But that doesn't mean we aren't to be or shouldn't seek to be poured into. It just often looks different than what we expect it to, and our problem is that we stick to only one formula--the hierarchical formula. In fact, God has given us the Church so that we might be poured into. This idea elevates the idea of intimate Church, because we must be open with our needs, our sins, and our victories if we are to be poured in to as we desire. I think we often wait for that one person to open up our heart and life to, but God intended for the mature to open ourselves up in community, so that we have a circular discipleship in which we serve and are served. This doesn't come easy. We have to fight for it.

So when I am asked, Who pours into you?, I don't think of one specific person. I think of my pastor-husband who preaches verse-by-verse through the Bible. I think of the elders who provide for and protect our church. I think of the young women who ask me hard questions and cause me to search the Scriptures for answers. I think of the women I'm discipling who in turn disciple me. I think of the staff and elder wives who serve so faithfully and encourage me to use my gifts. I think of my friends who are willing to say hard things. I think of the people in my community group who pray for me. I think of long-time friends who live at a distance and listen and respond objectively to my struggles. And, yes, I think of several older women who help me know what to do in parenting and marriage. This is the Church, and it's a gift to receive. Go grab hold of it!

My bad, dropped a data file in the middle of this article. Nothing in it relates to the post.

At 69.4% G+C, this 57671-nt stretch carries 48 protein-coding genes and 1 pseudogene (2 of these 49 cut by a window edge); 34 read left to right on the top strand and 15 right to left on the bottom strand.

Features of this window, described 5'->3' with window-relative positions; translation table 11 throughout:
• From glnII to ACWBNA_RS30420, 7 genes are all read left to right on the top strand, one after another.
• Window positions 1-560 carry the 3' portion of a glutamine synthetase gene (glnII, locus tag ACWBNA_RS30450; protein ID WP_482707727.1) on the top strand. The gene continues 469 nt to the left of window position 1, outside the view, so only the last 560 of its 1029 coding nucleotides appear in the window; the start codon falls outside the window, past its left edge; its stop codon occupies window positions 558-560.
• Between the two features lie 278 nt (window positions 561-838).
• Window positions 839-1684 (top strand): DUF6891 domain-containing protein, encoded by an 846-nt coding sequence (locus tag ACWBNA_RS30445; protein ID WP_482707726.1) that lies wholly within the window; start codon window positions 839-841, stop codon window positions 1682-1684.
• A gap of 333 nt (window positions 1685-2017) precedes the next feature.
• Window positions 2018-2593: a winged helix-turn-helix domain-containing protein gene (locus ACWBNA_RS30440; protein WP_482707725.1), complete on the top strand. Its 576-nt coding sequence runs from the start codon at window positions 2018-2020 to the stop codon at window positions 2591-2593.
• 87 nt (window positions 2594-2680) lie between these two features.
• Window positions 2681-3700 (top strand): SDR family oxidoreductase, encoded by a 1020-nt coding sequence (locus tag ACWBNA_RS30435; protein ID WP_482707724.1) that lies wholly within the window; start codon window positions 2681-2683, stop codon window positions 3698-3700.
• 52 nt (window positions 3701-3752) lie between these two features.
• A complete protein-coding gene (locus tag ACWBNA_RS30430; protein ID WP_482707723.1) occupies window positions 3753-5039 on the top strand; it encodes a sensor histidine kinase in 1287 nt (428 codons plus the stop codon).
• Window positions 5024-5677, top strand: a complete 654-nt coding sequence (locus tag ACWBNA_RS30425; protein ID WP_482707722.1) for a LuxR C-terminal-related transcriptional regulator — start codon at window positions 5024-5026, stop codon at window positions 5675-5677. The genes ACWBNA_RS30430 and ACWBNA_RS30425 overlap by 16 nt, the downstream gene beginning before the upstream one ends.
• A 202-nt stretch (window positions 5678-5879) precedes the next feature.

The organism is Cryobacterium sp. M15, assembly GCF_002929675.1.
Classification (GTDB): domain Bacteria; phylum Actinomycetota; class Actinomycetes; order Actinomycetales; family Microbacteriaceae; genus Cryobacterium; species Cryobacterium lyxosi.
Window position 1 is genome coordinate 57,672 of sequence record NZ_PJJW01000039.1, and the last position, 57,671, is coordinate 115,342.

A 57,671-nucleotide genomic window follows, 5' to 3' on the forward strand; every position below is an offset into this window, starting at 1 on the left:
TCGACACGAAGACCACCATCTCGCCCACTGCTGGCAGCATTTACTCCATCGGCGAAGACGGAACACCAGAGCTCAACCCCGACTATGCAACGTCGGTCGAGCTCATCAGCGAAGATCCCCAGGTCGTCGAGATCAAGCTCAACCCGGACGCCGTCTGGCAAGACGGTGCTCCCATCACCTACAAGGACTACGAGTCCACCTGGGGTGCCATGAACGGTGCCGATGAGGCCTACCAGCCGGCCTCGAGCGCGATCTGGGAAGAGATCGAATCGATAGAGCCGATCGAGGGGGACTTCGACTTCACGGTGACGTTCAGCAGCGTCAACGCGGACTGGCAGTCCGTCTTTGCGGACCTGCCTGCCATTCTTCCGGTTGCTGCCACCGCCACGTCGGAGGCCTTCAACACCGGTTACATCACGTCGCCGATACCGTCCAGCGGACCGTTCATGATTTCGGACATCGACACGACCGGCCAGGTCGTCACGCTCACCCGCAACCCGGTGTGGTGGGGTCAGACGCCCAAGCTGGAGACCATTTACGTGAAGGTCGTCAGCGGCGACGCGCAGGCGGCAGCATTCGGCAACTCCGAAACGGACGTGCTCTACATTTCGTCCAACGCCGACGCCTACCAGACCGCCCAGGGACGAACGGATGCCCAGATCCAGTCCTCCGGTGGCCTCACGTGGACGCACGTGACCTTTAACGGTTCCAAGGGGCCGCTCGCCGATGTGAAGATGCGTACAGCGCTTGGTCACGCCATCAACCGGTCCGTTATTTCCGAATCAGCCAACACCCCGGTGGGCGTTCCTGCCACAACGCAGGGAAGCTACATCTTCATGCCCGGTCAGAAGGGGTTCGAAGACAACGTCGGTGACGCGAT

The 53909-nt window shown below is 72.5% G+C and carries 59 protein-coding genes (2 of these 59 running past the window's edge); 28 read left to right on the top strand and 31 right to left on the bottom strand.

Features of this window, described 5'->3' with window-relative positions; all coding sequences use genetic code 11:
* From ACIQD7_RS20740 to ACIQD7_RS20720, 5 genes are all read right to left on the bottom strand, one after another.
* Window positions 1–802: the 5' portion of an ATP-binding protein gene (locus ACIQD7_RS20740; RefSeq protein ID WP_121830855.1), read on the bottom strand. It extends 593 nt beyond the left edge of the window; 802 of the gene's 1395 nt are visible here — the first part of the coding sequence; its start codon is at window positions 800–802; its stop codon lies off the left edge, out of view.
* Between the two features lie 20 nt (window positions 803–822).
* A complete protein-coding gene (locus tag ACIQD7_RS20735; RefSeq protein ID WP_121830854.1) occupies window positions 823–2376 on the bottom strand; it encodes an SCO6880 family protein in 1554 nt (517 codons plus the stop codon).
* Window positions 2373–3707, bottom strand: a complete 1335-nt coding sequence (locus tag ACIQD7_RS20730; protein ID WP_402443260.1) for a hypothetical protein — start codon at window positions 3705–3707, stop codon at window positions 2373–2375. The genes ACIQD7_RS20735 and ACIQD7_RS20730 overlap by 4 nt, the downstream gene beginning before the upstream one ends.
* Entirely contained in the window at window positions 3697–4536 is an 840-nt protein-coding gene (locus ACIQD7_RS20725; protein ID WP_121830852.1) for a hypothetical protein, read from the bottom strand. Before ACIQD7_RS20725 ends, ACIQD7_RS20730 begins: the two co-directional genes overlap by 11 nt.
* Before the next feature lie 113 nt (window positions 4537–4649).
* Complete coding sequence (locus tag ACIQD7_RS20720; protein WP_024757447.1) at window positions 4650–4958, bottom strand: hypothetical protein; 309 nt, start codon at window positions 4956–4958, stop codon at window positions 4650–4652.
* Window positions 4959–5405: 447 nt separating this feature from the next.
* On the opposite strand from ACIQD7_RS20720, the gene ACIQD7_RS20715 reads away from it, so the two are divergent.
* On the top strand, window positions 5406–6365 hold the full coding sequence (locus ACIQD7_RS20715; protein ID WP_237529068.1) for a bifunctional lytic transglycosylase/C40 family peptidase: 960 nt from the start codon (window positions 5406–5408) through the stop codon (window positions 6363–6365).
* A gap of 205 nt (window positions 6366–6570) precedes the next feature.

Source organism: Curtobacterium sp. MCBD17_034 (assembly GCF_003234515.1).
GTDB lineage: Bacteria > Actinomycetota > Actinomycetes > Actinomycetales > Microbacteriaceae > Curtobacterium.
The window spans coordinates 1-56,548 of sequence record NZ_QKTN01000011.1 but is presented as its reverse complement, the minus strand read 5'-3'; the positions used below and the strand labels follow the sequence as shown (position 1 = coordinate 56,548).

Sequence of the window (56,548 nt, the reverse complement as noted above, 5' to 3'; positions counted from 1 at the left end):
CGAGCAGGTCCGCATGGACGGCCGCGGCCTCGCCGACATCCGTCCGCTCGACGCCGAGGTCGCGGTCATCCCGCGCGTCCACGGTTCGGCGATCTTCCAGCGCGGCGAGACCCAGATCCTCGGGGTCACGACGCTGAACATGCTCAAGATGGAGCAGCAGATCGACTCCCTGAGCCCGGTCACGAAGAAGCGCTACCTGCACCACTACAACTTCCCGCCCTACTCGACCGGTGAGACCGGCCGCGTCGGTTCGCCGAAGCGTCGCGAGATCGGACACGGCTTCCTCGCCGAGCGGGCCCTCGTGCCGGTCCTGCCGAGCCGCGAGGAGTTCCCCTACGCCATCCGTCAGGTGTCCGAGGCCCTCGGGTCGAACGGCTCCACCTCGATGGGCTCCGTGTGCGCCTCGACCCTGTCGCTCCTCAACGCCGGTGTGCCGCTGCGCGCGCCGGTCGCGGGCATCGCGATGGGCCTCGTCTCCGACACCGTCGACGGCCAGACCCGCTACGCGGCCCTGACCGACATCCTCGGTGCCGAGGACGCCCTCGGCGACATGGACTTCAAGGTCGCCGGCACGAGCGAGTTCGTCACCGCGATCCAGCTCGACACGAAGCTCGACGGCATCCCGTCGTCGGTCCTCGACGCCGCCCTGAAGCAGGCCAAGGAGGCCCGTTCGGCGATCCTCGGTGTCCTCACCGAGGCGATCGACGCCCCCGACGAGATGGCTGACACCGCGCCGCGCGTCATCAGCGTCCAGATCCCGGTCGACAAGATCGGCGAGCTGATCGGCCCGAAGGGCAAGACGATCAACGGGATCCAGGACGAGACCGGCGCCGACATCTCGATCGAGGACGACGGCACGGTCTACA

And if God asks you to walk through a season of pouring without much receiving, know this: He is enough. He will feed you.

October 9, 2014

Help Your Husband Be a Better Pastor {Through Encouragement}

Ministry can at times feel like one big battle against discouragement. If I experience it as a pastor’s wife, I can’t imagine how difficult the battle must be for my husband, who is in the spiritual trenches fighting for souls every day.